With a lush discography of studio and live recordings, their latest release, Miss Kitty’s Lounge, is a deep dive of demos recorded in 1990 and conjures up the energy and spirit of the band in a whipped casserole of absolute awesome.

Each track taps into a brew of raw and unfiltered, blazing-edge craftsmanship and ignites a raw perspective into some of their finest tunes.

The shelf life of Miss Kitty’s Lounge is as fresh and yummy today as it was 32 years ago and will remain in the infinite bread and butter pickle jar of Georgia’s finest music.

– Chris Rucker

Works in Progress

Buzz

As one set of SPLOST (Special Purpose Local Option Sales Tax) projects ends, another SPLOST proposal begins.

The final list of 2023-28 SPLOST projects will appear on the November 8 General Election ballot for approval by voters, and the Columbia County Board of Commissioners is expected to approve that list at its second meeting in July to ready the proposal for the ballot.

Last month the county held four open houses – one in each district – to present proposed projects to the community. County representatives were on hand at these informal listening sessions to discuss the projects and to garner more feedback from county residents.

The tentative list of projects, totaling $270 million over the life of the SPLOST, was compiled through previous input from residents as well as observations of county commissioners and staff members.

The projects cover improvements to parks and recreation facilities, public safety and emergency services, information technology and broadband, transportation, stormwater, buildings and economic development.

Transportation projects include upgrades to the Evans Town Center intersection, North Belair Road improvements and improvements to the Horizon South – Chamblin Road connector.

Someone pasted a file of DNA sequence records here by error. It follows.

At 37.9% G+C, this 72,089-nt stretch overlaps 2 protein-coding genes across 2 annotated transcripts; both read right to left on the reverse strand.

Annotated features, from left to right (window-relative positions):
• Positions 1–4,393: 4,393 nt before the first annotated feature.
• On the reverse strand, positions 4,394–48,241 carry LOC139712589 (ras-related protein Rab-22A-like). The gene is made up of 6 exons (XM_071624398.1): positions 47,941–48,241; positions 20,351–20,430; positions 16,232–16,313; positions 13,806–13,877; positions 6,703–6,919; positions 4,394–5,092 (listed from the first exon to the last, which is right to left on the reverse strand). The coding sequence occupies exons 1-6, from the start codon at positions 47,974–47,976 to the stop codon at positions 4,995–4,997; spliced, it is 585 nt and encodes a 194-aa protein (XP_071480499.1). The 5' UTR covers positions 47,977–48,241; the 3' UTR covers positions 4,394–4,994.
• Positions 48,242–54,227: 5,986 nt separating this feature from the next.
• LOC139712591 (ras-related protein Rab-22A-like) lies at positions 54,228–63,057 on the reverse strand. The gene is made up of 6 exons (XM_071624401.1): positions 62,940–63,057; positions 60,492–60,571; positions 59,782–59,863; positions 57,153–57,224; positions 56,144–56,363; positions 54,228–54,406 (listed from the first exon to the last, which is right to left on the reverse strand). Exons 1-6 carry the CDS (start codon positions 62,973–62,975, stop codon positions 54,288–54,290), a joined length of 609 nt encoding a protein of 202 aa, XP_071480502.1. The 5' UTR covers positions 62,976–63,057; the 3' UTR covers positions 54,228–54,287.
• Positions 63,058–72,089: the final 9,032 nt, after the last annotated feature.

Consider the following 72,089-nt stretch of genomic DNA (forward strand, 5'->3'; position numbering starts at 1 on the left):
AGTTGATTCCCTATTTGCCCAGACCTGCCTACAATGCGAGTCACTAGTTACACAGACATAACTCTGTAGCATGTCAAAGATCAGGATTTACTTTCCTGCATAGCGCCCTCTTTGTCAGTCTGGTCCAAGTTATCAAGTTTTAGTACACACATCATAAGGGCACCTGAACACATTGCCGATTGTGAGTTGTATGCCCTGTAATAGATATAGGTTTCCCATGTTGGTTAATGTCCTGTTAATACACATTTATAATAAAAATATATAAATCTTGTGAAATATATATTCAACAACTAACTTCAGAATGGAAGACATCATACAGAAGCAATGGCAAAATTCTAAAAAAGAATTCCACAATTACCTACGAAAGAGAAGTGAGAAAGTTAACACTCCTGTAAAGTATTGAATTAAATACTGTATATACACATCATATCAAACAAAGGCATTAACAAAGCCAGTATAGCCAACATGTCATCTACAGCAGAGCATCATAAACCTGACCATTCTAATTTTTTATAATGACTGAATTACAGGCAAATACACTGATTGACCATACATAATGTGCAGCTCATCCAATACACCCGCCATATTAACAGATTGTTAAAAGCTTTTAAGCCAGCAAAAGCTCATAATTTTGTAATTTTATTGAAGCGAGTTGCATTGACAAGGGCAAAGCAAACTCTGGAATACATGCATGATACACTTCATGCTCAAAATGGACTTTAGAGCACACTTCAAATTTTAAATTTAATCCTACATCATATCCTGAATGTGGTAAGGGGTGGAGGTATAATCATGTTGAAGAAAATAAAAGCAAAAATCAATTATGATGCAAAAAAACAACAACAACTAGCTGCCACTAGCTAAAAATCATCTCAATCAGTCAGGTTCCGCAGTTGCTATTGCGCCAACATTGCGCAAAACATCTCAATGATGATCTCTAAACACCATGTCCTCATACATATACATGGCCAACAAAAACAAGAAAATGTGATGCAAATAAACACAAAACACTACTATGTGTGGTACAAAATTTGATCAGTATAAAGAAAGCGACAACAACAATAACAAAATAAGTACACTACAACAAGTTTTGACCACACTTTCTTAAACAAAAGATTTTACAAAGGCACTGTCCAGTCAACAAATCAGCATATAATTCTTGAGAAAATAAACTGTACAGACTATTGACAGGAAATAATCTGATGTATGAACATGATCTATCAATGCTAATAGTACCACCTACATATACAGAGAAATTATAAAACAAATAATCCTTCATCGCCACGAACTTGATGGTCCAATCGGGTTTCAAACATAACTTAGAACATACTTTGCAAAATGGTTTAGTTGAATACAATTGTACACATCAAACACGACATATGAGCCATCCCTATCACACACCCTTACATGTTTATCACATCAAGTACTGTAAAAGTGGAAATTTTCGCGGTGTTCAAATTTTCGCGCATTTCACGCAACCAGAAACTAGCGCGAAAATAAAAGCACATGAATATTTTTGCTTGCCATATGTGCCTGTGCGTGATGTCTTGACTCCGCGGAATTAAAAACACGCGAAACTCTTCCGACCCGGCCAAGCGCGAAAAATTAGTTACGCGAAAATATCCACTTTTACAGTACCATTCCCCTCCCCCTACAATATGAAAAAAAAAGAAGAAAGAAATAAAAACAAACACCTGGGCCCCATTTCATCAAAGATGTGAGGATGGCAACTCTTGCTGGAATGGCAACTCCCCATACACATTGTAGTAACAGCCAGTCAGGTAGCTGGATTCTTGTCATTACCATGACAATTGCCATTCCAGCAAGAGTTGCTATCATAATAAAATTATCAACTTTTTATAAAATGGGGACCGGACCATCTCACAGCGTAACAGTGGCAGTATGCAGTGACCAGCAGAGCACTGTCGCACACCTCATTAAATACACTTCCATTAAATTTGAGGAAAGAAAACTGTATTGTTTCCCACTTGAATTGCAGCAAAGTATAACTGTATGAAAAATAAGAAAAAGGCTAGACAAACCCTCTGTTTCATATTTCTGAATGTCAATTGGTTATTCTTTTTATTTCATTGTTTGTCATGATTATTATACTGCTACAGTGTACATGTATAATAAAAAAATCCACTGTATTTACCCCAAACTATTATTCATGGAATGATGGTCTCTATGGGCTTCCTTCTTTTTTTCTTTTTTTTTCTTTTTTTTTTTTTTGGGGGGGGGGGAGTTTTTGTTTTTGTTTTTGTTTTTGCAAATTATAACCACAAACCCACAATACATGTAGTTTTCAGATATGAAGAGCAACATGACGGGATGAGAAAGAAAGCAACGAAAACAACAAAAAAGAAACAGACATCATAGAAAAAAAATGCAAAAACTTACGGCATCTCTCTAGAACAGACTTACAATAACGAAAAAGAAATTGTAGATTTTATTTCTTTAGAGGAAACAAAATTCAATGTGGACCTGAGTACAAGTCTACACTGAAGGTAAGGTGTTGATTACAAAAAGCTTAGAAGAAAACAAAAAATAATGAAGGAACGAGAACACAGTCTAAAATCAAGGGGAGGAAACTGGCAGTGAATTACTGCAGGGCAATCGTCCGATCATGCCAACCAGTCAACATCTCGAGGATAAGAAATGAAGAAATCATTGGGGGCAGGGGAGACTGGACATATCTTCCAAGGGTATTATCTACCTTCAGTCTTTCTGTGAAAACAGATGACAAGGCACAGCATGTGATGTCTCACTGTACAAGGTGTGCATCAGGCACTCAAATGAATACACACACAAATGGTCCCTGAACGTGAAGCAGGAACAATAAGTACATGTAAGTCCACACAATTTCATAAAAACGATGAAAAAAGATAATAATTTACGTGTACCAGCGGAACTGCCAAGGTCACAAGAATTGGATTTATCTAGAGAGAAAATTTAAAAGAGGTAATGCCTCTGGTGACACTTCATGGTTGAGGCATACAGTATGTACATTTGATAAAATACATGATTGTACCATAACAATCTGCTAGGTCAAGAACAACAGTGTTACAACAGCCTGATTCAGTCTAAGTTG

Other proposals include Greenway connections, the replacement of fire engines, improvements to the sheriff’s training facility, installation of camera systems, Reed Creek bank stabilization, Columbia County Community Connections expansion and property acquisition for economic development.

“As the population of the county grows, we see where our infrastructure needs are,” says Scott Johnson, county manager.

He says about 34% of the funds would be earmarked for cultural and recreational projects, 15% would go toward public safety and 20-25% would fund stormwater and transportation projects.

Of the SPLOST monies, $7 million would be allocated to Harlem and $24 million would be allocated to Grovetown.

A vocal contingent of residents have advocated for the construction of an aquatics center, which was not on the proposed list of projects. However, a questionnaire, which the county gave to attendees at the meetings to indicate their priorities, specifically addressed the construction and upkeep of an aquatics center.

While SPLOST funds could be used to construct an aquatics center, maintenance and operation costs, estimated at $1 million annually, would have to come from taxpayers in the form of an indefinite increase of their property taxes.